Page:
Glenn Burchett was rescued after a 6 hour roof fall entrapment in the Amherst Coal Company’s Lundale Mine at Morgantown Post, West Virginia. Rescue workers using hydraulic jacks slowly and methodically lifted the fallen slate to a point where Burchett could be extricated. Sadly, Burchett later died from his injuries.
Miner Saved; Five Die in Logan County
Morgantown Post, West Virginia
February 13, 1958
Logan, W. Va. (UP) -- Coal miner Glenn Burchett was recovering in a hospital today from injuries suffered when he was trapped six hours Wednesday night under a huge roof fall that killed five of his fellow workers.
Almost miraculously, Burchett suffered only a broken leg and other apparently superficial injuries when a section of roof measuring about 100 by 20 feet and averaging four feet thick came crashing down without warning.
Rescue workers using hydraulic jacks slowly and methodically lifted the fallen slate to a point where Burchett, 39-year-old father of four children, could be extricated.
He had been in contact with the rescuers for hours before he was freed at 12:15 this morning and rushed to a hospital. About 10 p.m. one of the workers crawled some 30 feet under the debris and reported the trapped man was in good spirits after drinking some coffee the man brought him.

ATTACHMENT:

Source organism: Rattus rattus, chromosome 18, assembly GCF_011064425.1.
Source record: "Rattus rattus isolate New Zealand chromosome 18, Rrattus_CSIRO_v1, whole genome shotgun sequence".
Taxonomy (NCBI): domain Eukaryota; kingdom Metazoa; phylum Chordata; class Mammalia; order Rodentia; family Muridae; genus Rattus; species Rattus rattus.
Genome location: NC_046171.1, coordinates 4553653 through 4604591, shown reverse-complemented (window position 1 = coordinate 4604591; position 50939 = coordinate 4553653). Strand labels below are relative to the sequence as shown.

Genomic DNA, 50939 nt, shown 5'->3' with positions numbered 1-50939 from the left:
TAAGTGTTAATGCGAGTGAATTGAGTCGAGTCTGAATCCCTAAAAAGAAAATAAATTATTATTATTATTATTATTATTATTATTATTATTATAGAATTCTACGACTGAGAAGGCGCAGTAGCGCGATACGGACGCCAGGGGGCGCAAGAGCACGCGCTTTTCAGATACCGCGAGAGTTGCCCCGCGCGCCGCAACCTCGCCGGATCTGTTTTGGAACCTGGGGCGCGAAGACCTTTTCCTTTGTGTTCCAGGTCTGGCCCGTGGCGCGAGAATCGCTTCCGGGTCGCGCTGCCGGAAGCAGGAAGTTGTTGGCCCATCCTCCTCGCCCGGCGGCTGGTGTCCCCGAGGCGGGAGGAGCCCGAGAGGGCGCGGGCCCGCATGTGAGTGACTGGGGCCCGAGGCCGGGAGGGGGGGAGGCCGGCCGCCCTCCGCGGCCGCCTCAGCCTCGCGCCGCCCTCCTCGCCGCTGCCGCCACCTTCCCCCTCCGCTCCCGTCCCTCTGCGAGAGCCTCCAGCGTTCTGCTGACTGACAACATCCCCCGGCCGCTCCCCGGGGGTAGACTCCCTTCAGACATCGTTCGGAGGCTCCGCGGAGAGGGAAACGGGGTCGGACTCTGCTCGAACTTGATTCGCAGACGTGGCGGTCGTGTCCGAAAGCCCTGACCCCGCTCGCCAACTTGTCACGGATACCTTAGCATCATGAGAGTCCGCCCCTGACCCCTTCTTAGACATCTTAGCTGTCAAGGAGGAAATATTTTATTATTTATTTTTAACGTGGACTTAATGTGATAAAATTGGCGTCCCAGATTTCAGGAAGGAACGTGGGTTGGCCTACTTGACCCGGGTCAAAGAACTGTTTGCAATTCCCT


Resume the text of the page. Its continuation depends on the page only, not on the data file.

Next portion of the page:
The five men killed when the roof gave way in the Lundale mine of Amherst Coal Co. were identified as Elmer Broady, a machine helper; Earl Johnson and James E. Rogers, roof bolt machine operators; William Collins, a machine man; and Jack Pennington, the foreman.
A seventh man, Estes Woods, a joy operator, who was working with them jumped clear of the falling roof and escaped injury. He crawled away from the scene and walked out of the mine.
The fall occurred with such suddenness that a group of men working 175 feet away had to be told of the cave in. Rescue workers estimated the weight of the single piece of rock at about 500 tons.
Federal and State mine inspectors began a probe into the disaster early this morning.
The mine was shut down shortly after the accident occurred at 6:30 p.m. at an intersection of two passageways about 2 miles from the main mouth of the mine, which was opened only last year. The mine employees 215 men, about half of whom were at work on the second shift when the accident occurred.